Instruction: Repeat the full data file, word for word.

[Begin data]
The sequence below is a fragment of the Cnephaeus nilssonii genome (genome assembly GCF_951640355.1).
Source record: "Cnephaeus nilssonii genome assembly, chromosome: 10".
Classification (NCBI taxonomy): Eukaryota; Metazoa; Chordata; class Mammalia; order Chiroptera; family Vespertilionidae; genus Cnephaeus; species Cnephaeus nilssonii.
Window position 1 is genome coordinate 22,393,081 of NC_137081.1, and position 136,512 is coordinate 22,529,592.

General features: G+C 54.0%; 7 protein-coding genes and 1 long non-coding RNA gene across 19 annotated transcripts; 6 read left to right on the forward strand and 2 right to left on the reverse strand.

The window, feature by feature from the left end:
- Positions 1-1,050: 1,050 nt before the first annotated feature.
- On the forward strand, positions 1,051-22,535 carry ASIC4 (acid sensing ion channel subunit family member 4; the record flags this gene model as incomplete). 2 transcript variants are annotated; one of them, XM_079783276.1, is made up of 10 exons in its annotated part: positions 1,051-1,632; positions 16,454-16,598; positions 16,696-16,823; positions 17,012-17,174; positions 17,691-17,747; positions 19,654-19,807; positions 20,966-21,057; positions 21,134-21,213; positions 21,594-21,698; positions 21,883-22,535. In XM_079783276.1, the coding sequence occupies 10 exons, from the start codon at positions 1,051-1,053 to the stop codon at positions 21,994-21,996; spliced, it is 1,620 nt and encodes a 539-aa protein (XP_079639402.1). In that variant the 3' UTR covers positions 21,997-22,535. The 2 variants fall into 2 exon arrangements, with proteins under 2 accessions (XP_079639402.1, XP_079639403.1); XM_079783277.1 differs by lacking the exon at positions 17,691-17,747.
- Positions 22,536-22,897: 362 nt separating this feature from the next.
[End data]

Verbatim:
The sequence below is a fragment of the Cnephaeus nilssonii genome (genome assembly GCF_951640355.1).
Source record: "Cnephaeus nilssonii genome assembly, chromosome: 10".
Classification (NCBI taxonomy): Eukaryota; Metazoa; Chordata; class Mammalia; order Chiroptera; family Vespertilionidae; genus Cnephaeus; species Cnephaeus nilssonii.
Window position 1 is genome coordinate 22,393,081 of NC_137081.1, and position 136,512 is coordinate 22,529,592.

General features: G+C 54.0%; 7 protein-coding genes and 1 long non-coding RNA gene across 19 annotated transcripts; 6 read left to right on the forward strand and 2 right to left on the reverse strand.

The window, feature by feature from the left end:
- Positions 1-1,050: 1,050 nt before the first annotated feature.
- On the forward strand, positions 1,051-22,535 carry ASIC4 (acid sensing ion channel subunit family member 4; the record flags this gene model as incomplete). 2 transcript variants are annotated; one of them, XM_079783276.1, is made up of 10 exons in its annotated part: positions 1,051-1,632; positions 16,454-16,598; positions 16,696-16,823; positions 17,012-17,174; positions 17,691-17,747; positions 19,654-19,807; positions 20,966-21,057; positions 21,134-21,213; positions 21,594-21,698; positions 21,883-22,535. In XM_079783276.1, the coding sequence occupies 10 exons, from the start codon at positions 1,051-1,053 to the stop codon at positions 21,994-21,996; spliced, it is 1,620 nt and encodes a 539-aa protein (XP_079639402.1). In that variant the 3' UTR covers positions 21,997-22,535. The 2 variants fall into 2 exon arrangements, with proteins under 2 accessions (XP_079639402.1, XP_079639403.1); XM_079783277.1 differs by lacking the exon at positions 17,691-17,747.
- Positions 22,536-22,897: 362 nt separating this feature from the next.